YELLOWSTONE NATIONAL PARK, Wyo. — A 57-year-old man died Wednesday south of Canyon Village from injuries suffered in a grizzly bear attack, the National Park Service said.
Yellowstone National Park Superintendent Dan Wenk said the attack occurred on the Wapiti Lake Trail, located east of Grand Loop Road and south of Canyon Village.
The man’s name and hometown have not been released by park officials. An investigation of the incident has begun. It was the first bear-caused human fatality in Yellowstone in 25 years but the third in the Yellowstone region in just more than a year.
“It is extremely unfortunate that this couple’s trip into the Yellowstone backcountry has ended in tragedy,” Wenk said in a statement. “Our heart goes out to the family and friends of the victim as they work to cope with their loss.”
Park officials said the husband and wife had hiked just more than a mile down the trail when they surprised a grizzly sow with cubs.
Yellowstone spokesman Al Nash said the couple saw the bear twice on their hike. The first time, they continued hiking. The second time, the grizzly was running at them and the man told his wife to run.
Park officials said the bear attacked to defend against a perceived threat. They said the victim’s wife called 911 on her cell phone and other hikers in the area responded to her cries for help.
The woman told park officials that she didn’t see the bear attack her husband. When the bear went for her, Nash said, she dropped to the ground. The grizzly lifted her off the ground by the day pack she was wearing and then dropped her.
The woman may have had scrapes and bruises but didn’t seek medical attention, Nash said.
Wenk said park rangers responded quickly to the site. A bear warning sign was posted at the trailhead, which provides access to the Pelican Valley area.
“Patrols are under way to clear the area of all backcountry users,” Wenk said. “All trails and backcountry campsites in the area have been closed until further notice.”
The bears remained at large.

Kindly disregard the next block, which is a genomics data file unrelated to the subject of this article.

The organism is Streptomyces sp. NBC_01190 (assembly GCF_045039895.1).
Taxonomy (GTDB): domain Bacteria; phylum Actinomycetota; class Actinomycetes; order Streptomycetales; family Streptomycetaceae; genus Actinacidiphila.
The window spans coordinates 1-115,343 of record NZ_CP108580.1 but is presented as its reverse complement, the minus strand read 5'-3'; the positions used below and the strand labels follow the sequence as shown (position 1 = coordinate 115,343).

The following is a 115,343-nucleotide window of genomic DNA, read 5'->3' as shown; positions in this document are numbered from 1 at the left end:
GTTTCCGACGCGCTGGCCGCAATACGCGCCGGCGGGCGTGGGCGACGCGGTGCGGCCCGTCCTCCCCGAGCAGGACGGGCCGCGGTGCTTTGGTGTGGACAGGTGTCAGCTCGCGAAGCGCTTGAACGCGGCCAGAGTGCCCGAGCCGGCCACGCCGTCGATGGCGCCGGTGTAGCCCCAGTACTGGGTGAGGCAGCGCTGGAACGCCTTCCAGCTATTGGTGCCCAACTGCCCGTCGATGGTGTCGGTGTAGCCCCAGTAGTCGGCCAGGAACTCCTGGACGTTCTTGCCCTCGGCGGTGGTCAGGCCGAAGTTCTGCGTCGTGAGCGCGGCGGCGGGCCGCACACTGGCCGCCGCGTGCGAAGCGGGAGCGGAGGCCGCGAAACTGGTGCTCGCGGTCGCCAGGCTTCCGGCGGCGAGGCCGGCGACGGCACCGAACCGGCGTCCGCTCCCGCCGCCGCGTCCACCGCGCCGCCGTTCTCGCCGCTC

Park officials said there had been no reports of bear encounters along or near the Wapiti Lake Trail this season. Nor were there any carcasses near the trail, and no research trapping of bears has taken place within the park this season.
Wenk noted that no Yellowstone visitors were injured by bears in the park in 2010. Wednesday’s fatality was the first bear-caused human death in the park since 1986.
In June 2010, a grizzly just released after being trapped and tranquilized for study killed an Illinois man hiking outside Yellowstone’s east gate. Last July, a grizzly killed a Michigan man and injured two others in a nighttime campground rampage near Cooke City.
Yellowstone and nearby surrounding areas are home at least 600 grizzlies, and some say more than 1,000.
The spokesman for the Wyoming Travel and Tourism state agency doubted that the attack would cause anybody to change their Yellowstone vacation plans.
“What has happened here hasn’t happened for a quarter-century,” Chuck Coon said. “It is very sad, though, and I’m very sorry to hear of it.”
The big bears require constant vigilance for tourists and park employees, said Caleb Platt, a service station manager at Canyon Village who said he has had a handful fairly close encounters with grizzlies while hiking in the park.
“When it’s close and you realize it does see you, it gets the heart racing,” he told The Associated Press by phone.
Park officials Wednesday issued a number of recommendations for park visitors to stay safe from backcountry bears. They included staying on designated trails, hiking in groups of three or more people, keeping alert for bears and making noise in places where a grizzly could be lurking out of sight nearby.
Bear spray is effective in stopping aggressive bears, they said.